Controllers are the “C” in MVC and live in app/controllers. By convention they are named as a pluralised version of whatever “resource” (database model) it deals with. So if your controller handles the Post model it will be called PostsController and be in the file app/controllers/posts_controller.rb

class PostsController < ApplicationController

When you create a new Rails application it creates an ApplicationController which is used for common behaviour between your separate controllers.

Actions in a controller are the methods that deal with specific web-requests for that controllers resource. By convention there are seven resourceful actions: #index, #new, #create, #show, #edit, #update and #destroy

class PostsController < ApplicationController
  def index

  def new

  def create

  def show

  def edit

  def update

  def destroy

These default actions (or methods) represent CRUD - create, read, update and delete. By convention here is what each of those default resourceful actions do:

index: returns a list of things, in this case a list of posts.

new: returns a form allowing a new thing to be created, in this case a new post.

create: the form from the new action does a HTTP POST to the create action which uses the parameters from the form to create a thing, in this case a post.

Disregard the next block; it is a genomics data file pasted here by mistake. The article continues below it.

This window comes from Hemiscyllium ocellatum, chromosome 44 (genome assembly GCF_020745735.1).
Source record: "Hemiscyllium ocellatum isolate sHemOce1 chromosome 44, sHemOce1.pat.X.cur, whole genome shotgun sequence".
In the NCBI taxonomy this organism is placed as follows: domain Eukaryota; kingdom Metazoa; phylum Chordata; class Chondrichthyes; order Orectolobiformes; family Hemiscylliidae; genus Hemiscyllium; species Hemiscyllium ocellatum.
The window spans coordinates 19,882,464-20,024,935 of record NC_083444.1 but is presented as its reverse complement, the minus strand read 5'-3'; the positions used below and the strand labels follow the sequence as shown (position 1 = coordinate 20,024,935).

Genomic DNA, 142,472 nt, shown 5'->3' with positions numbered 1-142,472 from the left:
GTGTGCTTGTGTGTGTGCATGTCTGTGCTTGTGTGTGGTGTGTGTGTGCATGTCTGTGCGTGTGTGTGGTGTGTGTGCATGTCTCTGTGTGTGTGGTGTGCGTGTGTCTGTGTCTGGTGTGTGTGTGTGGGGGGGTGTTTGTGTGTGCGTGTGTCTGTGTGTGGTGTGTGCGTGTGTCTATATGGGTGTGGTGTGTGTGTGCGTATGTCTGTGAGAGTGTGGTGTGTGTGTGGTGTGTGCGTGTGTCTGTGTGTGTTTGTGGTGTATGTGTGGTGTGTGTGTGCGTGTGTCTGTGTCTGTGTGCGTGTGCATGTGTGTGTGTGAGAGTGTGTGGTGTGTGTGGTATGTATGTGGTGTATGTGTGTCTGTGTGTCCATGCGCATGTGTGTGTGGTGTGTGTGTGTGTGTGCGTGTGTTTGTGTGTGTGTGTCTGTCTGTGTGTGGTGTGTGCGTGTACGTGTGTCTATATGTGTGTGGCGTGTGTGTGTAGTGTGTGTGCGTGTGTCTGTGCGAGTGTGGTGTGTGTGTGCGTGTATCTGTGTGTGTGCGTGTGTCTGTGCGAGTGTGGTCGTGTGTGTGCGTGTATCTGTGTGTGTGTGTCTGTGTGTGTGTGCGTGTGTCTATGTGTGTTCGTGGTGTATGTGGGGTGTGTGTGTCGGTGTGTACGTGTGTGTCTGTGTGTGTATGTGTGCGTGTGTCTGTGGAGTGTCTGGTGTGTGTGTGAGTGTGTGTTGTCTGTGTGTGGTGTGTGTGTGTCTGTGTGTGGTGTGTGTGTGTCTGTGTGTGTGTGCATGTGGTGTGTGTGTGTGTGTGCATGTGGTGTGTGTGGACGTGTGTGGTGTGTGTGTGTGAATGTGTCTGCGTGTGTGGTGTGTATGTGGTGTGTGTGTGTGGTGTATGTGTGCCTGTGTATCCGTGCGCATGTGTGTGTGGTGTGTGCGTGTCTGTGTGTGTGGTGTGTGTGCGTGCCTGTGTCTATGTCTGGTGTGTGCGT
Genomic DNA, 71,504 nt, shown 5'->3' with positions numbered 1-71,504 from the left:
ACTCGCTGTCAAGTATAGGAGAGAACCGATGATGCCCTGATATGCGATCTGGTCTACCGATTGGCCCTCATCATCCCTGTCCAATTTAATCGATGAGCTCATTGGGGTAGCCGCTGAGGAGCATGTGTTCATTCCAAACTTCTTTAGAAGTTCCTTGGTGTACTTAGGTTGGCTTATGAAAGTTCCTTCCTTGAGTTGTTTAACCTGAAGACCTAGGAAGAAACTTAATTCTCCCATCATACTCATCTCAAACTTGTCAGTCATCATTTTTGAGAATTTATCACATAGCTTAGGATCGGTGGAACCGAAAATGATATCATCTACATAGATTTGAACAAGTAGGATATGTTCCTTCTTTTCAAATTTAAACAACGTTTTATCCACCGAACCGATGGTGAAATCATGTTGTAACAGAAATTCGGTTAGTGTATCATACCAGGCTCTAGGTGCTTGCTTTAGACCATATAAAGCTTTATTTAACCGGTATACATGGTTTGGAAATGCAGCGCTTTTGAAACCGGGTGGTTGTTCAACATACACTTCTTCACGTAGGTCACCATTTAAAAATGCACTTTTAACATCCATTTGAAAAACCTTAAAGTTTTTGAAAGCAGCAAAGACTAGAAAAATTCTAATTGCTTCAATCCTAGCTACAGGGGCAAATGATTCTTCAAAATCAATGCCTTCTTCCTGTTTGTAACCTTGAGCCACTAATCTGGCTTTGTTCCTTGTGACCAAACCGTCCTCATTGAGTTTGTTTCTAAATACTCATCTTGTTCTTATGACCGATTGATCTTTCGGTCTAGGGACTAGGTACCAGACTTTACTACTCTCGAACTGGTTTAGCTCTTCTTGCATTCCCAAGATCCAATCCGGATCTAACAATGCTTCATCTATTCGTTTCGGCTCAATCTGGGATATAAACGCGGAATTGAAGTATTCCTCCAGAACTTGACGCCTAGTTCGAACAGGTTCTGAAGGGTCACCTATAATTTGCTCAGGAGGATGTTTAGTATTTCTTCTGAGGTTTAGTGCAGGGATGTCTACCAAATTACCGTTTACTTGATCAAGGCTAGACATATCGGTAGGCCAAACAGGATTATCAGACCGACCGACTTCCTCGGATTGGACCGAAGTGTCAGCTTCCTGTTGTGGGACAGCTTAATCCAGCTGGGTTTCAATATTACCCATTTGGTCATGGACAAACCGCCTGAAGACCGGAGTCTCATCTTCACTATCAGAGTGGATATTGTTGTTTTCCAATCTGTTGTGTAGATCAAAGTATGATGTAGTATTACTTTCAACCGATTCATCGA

show: shows a thing in this case a post. The thing it shows is determined by the id provided in the URL.

edit: returns a form allowing a thing to be edited. Similar to the new action but operates on an existing thing.

update: the edit form sends a PUT or PATCH request to this action which will update the thing according to the parameters.

destroy: destroys a thing. This uses the HTTP DELETE verb and the thing deleted is provided in the URL.

An important skill to learn is to try and stick to just using these default resourceful actions. This way your application will be able to grow naturally without your controllers becoming difficult to maintain.

You can find more info on controllers here.

Models and ActiveRecord

ActiveRecord is an object to relational mapper or ORM. It converts the tables in our database to Ruby objects which can be easily used in our Rails applications. It also provides us a simply query-interface which can be used instead of SQL.

This means you use your models to interact with your database. Models live in app/models.

class Post < ActiveRecord::Base

When Rails boots it reads the database structure and creates the attributes on this model depending on what is in the database.

p = Post.find(1) # find the post with an id of 1             #=> 1
p.title          #=> "Test title"